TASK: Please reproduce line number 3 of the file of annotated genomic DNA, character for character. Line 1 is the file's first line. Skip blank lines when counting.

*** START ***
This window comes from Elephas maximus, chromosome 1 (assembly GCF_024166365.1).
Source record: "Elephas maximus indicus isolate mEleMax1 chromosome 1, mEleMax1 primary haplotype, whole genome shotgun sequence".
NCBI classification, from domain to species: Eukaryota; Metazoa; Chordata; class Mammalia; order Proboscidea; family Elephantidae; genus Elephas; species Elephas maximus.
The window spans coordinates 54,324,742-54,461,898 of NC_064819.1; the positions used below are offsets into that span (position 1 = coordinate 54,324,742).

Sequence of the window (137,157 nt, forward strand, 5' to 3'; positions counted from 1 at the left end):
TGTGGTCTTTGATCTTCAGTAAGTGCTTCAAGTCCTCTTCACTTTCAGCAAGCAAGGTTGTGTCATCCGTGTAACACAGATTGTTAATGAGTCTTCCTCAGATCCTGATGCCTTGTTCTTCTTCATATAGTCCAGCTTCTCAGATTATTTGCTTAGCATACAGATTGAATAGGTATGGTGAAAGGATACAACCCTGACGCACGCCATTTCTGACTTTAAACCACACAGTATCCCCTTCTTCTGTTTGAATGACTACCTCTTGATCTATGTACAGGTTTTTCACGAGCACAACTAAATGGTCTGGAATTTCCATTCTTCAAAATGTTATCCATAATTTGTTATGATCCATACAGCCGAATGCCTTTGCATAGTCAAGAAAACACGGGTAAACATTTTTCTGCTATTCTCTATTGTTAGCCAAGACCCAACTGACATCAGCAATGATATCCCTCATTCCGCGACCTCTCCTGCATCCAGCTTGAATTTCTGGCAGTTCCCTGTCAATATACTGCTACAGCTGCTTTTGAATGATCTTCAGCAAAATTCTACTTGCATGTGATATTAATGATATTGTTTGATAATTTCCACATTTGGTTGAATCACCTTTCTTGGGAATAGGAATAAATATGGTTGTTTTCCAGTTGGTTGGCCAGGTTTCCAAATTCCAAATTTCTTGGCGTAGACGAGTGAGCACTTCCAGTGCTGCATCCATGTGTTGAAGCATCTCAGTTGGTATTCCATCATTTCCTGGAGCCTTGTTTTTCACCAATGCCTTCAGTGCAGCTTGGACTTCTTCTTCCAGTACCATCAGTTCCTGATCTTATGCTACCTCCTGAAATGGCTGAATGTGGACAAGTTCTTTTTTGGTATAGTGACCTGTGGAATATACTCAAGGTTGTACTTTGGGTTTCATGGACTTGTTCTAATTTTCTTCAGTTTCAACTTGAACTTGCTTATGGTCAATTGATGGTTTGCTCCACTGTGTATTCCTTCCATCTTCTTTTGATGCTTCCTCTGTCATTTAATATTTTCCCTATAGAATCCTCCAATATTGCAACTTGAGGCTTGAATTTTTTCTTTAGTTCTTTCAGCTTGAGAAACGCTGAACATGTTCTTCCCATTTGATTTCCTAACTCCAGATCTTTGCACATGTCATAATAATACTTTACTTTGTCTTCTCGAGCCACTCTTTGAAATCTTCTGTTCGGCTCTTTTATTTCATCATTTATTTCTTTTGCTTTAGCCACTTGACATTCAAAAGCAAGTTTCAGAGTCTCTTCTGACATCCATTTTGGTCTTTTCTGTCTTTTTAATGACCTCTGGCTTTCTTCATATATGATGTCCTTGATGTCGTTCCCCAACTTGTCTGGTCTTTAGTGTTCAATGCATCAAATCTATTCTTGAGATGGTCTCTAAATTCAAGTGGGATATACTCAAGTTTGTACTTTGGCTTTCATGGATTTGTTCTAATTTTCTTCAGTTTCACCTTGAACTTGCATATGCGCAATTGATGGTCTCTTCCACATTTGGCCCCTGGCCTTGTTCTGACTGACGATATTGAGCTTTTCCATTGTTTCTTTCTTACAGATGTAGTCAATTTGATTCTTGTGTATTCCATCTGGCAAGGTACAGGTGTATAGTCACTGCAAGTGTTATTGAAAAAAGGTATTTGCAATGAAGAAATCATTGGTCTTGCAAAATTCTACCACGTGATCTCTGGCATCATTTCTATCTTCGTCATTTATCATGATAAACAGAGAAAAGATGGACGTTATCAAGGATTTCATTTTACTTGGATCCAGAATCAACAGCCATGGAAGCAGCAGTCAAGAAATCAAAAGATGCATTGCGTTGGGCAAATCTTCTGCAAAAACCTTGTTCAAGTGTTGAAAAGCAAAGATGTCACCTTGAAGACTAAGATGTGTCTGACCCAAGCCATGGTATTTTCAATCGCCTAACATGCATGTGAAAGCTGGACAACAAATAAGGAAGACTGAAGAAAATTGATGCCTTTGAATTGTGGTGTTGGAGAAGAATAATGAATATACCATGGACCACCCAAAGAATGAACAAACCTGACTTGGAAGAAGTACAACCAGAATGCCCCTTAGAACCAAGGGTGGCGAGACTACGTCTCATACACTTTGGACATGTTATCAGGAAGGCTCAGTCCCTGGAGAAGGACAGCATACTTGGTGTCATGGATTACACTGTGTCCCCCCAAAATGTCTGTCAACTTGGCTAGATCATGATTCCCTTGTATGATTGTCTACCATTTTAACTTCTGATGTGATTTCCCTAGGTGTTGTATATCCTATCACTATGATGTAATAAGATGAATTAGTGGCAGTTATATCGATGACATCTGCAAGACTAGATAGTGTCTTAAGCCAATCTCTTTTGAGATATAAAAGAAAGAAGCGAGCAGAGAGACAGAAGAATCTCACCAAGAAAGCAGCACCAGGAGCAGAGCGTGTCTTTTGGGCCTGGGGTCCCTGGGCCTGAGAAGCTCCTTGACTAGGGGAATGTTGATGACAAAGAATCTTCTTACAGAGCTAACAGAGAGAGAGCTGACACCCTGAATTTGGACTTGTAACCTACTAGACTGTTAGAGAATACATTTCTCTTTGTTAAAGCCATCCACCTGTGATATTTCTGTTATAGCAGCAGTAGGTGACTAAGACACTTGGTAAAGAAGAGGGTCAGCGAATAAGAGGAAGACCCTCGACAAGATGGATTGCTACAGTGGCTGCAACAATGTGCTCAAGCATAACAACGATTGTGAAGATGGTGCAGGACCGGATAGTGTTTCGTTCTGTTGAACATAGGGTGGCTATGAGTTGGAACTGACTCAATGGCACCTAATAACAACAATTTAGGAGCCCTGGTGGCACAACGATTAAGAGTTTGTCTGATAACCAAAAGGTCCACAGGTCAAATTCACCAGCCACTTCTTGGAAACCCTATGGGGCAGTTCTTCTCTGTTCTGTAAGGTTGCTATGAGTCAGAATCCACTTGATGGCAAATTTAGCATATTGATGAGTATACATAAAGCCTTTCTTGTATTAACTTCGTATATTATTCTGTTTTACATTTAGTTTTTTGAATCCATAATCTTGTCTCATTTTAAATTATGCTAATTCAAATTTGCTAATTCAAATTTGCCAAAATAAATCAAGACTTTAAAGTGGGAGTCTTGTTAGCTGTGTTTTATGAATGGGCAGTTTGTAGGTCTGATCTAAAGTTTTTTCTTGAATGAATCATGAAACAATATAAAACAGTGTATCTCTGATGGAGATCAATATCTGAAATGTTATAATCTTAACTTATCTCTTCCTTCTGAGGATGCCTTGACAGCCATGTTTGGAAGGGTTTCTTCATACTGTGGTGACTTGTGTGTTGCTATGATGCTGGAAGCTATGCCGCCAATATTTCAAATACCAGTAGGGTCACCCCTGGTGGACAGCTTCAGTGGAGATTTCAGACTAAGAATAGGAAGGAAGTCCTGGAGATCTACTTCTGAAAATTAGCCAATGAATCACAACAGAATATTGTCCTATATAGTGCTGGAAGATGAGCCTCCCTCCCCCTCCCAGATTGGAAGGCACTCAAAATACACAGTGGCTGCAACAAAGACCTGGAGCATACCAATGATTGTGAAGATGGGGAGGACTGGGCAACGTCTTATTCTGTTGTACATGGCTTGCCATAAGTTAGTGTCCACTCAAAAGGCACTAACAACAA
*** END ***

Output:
NCBI classification, from domain to species: Eukaryota; Metazoa; Chordata; class Mammalia; order Proboscidea; family Elephantidae; genus Elephas; species Elephas maximus.